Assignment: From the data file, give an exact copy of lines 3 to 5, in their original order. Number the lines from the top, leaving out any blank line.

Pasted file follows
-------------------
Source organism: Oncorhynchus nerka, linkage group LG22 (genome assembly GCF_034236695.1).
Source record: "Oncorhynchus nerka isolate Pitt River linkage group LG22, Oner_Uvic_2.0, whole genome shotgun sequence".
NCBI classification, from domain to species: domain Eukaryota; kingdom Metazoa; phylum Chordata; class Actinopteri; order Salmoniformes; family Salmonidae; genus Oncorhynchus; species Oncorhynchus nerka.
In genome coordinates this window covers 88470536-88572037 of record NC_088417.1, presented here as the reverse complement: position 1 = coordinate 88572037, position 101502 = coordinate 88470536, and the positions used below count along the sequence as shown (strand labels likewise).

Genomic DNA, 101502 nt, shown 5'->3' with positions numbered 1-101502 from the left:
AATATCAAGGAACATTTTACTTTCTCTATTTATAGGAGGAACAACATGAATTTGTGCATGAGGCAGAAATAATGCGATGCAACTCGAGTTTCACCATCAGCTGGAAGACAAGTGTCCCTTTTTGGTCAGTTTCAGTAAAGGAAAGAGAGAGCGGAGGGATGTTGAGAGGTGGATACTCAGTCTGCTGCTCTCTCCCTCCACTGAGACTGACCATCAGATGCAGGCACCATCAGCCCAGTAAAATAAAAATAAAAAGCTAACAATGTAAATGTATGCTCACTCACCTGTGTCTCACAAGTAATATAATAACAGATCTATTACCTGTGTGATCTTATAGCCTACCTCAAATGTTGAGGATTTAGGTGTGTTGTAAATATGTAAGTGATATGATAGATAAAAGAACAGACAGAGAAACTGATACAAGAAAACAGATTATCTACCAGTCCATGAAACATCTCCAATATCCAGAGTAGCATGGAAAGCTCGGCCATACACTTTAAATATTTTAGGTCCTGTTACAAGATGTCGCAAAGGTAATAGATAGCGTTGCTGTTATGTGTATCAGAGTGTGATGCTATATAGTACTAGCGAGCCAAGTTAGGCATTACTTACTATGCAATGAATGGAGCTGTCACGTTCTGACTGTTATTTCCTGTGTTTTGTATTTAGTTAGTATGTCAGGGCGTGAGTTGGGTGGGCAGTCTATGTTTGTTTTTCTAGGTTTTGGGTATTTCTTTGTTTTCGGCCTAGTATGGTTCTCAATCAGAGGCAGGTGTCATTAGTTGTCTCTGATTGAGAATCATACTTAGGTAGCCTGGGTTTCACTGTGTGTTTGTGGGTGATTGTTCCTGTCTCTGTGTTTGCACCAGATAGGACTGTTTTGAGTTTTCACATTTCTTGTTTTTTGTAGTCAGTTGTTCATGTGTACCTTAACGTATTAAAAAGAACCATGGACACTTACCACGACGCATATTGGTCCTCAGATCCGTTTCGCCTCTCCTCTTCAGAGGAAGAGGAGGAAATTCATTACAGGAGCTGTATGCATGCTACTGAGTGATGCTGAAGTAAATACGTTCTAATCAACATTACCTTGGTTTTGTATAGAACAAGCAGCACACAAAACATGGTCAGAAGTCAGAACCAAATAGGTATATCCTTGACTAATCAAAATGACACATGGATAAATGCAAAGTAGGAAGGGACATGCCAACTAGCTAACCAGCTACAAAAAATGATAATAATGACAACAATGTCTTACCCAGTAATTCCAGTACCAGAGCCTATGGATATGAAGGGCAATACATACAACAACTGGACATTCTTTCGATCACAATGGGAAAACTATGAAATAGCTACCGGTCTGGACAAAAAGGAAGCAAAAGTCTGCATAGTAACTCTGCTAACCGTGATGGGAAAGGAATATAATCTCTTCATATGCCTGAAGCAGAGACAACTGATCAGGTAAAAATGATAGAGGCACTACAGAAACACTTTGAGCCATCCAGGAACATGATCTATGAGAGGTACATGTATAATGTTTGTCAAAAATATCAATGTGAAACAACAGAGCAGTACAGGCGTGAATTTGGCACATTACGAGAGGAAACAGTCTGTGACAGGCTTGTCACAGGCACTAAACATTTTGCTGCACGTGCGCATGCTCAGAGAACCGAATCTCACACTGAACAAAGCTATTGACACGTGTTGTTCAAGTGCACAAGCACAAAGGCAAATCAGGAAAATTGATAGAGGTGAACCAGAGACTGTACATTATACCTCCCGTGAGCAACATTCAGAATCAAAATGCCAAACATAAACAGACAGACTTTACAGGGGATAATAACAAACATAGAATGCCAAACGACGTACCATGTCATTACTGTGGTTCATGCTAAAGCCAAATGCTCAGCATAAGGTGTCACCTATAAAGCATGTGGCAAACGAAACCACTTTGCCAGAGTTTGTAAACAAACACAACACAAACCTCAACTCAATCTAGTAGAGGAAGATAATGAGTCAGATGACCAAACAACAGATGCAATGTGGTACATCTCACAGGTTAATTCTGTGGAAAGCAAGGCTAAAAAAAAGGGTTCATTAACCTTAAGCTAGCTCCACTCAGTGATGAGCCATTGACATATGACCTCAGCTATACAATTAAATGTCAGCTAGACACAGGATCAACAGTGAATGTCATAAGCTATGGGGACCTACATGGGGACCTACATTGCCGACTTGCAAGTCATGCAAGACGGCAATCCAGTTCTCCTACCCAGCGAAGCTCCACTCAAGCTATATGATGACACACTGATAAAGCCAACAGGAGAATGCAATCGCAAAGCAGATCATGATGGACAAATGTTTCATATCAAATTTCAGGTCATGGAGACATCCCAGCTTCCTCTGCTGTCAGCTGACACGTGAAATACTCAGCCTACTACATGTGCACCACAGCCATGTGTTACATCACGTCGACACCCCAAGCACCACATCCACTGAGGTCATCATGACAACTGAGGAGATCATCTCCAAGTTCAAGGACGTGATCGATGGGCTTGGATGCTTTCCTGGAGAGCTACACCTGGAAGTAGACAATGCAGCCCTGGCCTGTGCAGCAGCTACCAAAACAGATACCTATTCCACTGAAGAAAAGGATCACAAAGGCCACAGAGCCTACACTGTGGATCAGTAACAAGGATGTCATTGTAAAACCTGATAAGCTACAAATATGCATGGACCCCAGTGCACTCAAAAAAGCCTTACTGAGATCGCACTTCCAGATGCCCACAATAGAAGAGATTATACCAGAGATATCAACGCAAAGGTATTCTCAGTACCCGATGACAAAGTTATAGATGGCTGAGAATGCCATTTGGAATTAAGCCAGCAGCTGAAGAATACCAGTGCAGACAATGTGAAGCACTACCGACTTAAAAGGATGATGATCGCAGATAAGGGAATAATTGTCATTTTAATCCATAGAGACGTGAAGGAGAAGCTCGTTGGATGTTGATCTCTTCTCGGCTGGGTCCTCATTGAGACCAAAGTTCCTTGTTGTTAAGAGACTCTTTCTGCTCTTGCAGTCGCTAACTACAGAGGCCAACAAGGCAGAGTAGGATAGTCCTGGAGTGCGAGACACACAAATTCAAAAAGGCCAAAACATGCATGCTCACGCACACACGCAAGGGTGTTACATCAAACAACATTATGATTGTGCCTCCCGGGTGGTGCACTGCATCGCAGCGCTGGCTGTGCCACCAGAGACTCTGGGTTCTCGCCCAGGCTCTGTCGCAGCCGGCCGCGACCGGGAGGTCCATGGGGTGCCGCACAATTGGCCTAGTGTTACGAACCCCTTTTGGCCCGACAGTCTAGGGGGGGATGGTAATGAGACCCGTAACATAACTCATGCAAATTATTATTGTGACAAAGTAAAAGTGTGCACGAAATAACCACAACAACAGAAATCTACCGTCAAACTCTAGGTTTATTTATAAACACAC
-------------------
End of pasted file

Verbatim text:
NCBI classification, from domain to species: domain Eukaryota; kingdom Metazoa; phylum Chordata; class Actinopteri; order Salmoniformes; family Salmonidae; genus Oncorhynchus; species Oncorhynchus nerka.
In genome coordinates this window covers 88470536-88572037 of record NC_088417.1, presented here as the reverse complement: position 1 = coordinate 88572037, position 101502 = coordinate 88470536, and the positions used below count along the sequence as shown (strand labels likewise).

Genomic DNA, 101502 nt, shown 5'->3' with positions numbered 1-101502 from the left: